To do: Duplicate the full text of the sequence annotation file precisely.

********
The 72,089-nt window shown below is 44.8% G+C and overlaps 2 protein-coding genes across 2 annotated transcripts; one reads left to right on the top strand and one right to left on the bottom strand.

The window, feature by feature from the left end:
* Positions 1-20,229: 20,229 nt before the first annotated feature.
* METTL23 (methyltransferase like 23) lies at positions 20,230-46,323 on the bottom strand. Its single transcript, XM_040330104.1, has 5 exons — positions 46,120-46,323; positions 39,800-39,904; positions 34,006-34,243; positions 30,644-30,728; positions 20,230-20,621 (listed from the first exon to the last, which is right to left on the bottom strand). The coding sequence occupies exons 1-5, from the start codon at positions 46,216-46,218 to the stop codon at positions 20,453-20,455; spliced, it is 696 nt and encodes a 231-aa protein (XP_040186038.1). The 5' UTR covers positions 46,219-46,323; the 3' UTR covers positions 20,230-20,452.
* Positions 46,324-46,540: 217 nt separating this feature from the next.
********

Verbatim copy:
The 72,089-nt window shown below is 44.8% G+C and overlaps 2 protein-coding genes across 2 annotated transcripts; one reads left to right on the top strand and one right to left on the bottom strand.

The window, feature by feature from the left end:
* Positions 1-20,229: 20,229 nt before the first annotated feature.
* METTL23 (methyltransferase like 23) lies at positions 20,230-46,323 on the bottom strand. Its single transcript, XM_040330104.1, has 5 exons — positions 46,120-46,323; positions 39,800-39,904; positions 34,006-34,243; positions 30,644-30,728; positions 20,230-20,621 (listed from the first exon to the last, which is right to left on the bottom strand). The coding sequence occupies exons 1-5, from the start codon at positions 46,216-46,218 to the stop codon at positions 20,453-20,455; spliced, it is 696 nt and encodes a 231-aa protein (XP_040186038.1). The 5' UTR covers positions 46,219-46,323; the 3' UTR covers positions 20,230-20,452.
* Positions 46,324-46,540: 217 nt separating this feature from the next.